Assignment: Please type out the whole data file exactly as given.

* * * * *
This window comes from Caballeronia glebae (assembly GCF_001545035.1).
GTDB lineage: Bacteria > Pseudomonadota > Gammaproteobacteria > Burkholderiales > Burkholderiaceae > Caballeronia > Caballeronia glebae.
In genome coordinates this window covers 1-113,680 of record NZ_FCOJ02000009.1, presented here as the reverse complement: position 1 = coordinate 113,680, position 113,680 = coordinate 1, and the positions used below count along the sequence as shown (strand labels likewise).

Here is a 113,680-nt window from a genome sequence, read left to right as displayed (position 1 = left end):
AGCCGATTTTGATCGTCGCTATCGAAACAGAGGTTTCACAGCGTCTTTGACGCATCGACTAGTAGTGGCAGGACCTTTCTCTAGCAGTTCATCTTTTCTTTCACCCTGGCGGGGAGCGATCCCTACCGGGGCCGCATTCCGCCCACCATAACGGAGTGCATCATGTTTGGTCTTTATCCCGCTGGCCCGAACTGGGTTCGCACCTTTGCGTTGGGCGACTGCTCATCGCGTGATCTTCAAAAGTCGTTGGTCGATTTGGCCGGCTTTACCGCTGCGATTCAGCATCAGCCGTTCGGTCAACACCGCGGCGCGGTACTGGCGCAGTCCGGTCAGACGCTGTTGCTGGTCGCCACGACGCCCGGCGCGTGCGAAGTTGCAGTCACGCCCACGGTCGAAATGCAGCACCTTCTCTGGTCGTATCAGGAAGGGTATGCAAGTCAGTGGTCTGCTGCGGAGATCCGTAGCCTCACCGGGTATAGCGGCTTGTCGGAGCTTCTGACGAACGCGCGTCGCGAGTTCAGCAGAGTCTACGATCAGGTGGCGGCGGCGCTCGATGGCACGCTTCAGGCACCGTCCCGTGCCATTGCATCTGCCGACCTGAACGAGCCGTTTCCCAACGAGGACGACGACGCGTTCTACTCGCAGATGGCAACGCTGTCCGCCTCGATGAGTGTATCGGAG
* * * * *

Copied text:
This window comes from Caballeronia glebae (assembly GCF_001545035.1).
GTDB lineage: Bacteria > Pseudomonadota > Gammaproteobacteria > Burkholderiales > Burkholderiaceae > Caballeronia > Caballeronia glebae.
In genome coordinates this window covers 1-113,680 of record NZ_FCOJ02000009.1, presented here as the reverse complement: position 1 = coordinate 113,680, position 113,680 = coordinate 1, and the positions used below count along the sequence as shown (strand labels likewise).

Here is a 113,680-nt window from a genome sequence, read left to right as displayed (position 1 = left end):
AGCCGATTTTGATCGTCGCTATCGAAACAGAGGTTTCACAGCGTCTTTGACGCATCGACTAGTAGTGGCAGGACCTTTCTCTAGCAGTTCATCTTTTCTTTCACCCTGGCGGGGAGCGATCCCTACCGGGGCCGCATTCCGCCCACCATAACGGAGTGCATCATGTTTGGTCTTTATCCCGCTGGCCCGAACTGGGTTCGCACCTTTGCGTTGGGCGACTGCTCATCGCGTGATCTTCAAAAGTCGTTGGTCGATTTGGCCGGCTTTACCGCTGCGATTCAGCATCAGCCGTTCGGTCAACACCGCGGCGCGGTACTGGCGCAGTCCGGTCAGACGCTGTTGCTGGTCGCCACGACGCCCGGCGCGTGCGAAGTTGCAGTCACGCCCACGGTCGAAATGCAGCACCTTCTCTGGTCGTATCAGGAAGGGTATGCAAGTCAGTGGTCTGCTGCGGAGATCCGTAGCCTCACCGGGTATAGCGGCTTGTCGGAGCTTCTGACGAACGCGCGTCGCGAGTTCAGCAGAGTCTACGATCAGGTGGCGGCGGCGCTCGATGGCACGCTTCAGGCACCGTCCCGTGCCATTGCATCTGCCGACCTGAACGAGCCGTTTCCCAACGAGGACGACGACGCGTTCTACTCGCAGATGGCAACGCTGTCCGCCTCGATGAGTGTATCGGAG